|  Ramzi Chamat

The ups and downs of the construction sector in Switzerland in 2023 and the outlook for 2024.

In a world where the global economy experiences constant fluctuations, the construction sector, as a key indicator of economic growth, often finds itself at the forefront of these changes. In Switzerland, the year 2023 was a vivid testimony to this dynamic, with its ups and downs reflecting not only the state of the Swiss economy but also global trends. This sector, essential to infrastructure and development, faced various challenges, ranging from rising construction costs to fluctuations in interest rates, while demonstrating remarkable resilience to these obstacles.




The Swiss construction sector experienced a contrasting year in 2023, marked by significant challenges in the fourth quarter, yet also saw periods of growth throughout the year. The Swiss Society of Contractors (SSE) emphasizes the importance of 2024 in a context of great economic uncertainty.



I. 2023 Retrospective: A Year of Contrasts


The year 2023 was marked by significant highs and lows for the Swiss construction sector. While the last quarter saw a decrease in turnover, the year as a whole recorded slight growth.



II. Fourth Quarter 2023: A Notable Decline


From October to December 2023, the sector experienced a 1.1% decline in its turnover, bringing it down to 6.1 billion Swiss francs. This period also witnessed a 2.8% decrease in order entries, amounting to 5.3 billion francs. These figures reflect a decrease in demand and possible investor reluctance in the face of economic uncertainty.



III. A More Optimistic Annual View


Despite a challenging fourth quarter, 2023 saw a nominal increase in revenue of 0.7%, reaching 23.3 billion Swiss francs. However, this increase must be tempered by an inflation rate of 1.6%, implying an effective decrease of 0.9%. Order entries also experienced an annual decrease of 4%, amounting to 22.7 billion francs.



IV. Employment Stability in a Context of Labor Shortage


The construction sector maintained a stable unemployment rate of 3.4%, despite economic fluctuations. This stability is partly due to a shortage of skilled labor, prompting companies to retain their employees. This trend reflects the need for construction companies to adapt to a tight labor market while ensuring the continuity of their operations.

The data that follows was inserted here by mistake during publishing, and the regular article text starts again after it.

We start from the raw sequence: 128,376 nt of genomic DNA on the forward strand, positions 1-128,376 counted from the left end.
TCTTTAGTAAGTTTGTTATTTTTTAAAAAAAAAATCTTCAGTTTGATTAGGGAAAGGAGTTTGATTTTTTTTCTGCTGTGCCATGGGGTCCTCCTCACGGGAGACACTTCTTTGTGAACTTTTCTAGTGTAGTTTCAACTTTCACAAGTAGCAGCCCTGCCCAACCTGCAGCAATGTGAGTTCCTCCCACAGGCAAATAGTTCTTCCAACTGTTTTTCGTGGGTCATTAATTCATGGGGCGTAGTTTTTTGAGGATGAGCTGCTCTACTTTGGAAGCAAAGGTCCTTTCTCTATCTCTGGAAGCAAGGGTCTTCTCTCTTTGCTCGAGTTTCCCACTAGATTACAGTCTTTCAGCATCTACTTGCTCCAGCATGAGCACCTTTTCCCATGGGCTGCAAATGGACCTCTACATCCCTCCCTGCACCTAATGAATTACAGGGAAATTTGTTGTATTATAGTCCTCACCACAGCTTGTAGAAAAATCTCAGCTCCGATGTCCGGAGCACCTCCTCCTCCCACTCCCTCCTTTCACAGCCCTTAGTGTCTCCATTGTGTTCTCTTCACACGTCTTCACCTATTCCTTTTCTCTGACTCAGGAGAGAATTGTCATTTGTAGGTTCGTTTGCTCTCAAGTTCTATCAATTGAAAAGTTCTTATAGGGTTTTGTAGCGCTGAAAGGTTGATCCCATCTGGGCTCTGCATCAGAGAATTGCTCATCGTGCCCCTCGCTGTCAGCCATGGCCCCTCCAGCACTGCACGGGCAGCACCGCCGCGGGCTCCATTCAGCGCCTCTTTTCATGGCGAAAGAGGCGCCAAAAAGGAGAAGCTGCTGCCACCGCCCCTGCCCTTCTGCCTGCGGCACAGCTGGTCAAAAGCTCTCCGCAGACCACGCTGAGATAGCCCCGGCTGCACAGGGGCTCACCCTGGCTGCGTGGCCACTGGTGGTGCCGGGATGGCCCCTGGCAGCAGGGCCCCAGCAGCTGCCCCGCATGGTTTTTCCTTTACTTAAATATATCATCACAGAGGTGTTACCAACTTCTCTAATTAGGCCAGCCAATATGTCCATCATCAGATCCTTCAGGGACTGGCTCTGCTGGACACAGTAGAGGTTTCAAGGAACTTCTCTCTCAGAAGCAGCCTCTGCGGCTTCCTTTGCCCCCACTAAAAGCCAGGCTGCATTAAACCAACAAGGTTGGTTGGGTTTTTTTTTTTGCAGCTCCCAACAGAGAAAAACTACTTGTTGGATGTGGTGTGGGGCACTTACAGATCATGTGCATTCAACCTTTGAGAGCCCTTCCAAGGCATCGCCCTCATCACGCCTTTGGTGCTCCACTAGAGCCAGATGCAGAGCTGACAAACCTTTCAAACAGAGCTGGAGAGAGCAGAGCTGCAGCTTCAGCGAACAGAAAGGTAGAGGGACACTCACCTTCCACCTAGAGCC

V. Forecasts for 2024: A Difficult Start to the Year


For the first quarter of 2024, the SSE anticipates a 0.5% decrease in revenue. This forecast is set against a backdrop of rising construction costs and higher interest rates, which could negatively impact the sector. This anticipation suggests that construction companies will face increased financial challenges, particularly in project financing and cost management.



VI. Analysis of the Situation


The evolution of the construction sector in Switzerland in 2023 and the forecasts for 2024 highlight several key trends. On the one hand, rising construction costs and interest rates create a challenging environment for the sector. On the other hand, the resilience of annual revenues and the stability of employment demonstrate a certain capacity for adaptation.


VII. Impact of Inflation and Rising Costs


Inflation and rising construction costs are key factors that have affected and will continue to affect the sector. These factors highlight the need for construction companies to revise their pricing and cost management strategies to remain competitive.


VIII. Consequences on Investments and Demand


Economic uncertainties and rising costs could influence investment decisions in the sector. Companies may face a decrease in demand, necessitating a more strategic approach to attract and retain clients.





In conclusion, the year 2023 was a period of challenges and opportunities for the Swiss construction sector. As 2024 is shaping up to be decisive, companies will need to navigate a complex landscape, marked by economic uncertainty, inflation, and rising construction costs. The ability of companies to adapt and innovate will be crucial for their success in this difficult period.

Recovery in construction demand in Switzerland in the third quarter 3.

Recovery in construction demand in Switzerland in the third quarter 3.

The regulation of constructions and installations in the Canton of Geneva.

The regulation of constructions and installations in the Canton of Geneva.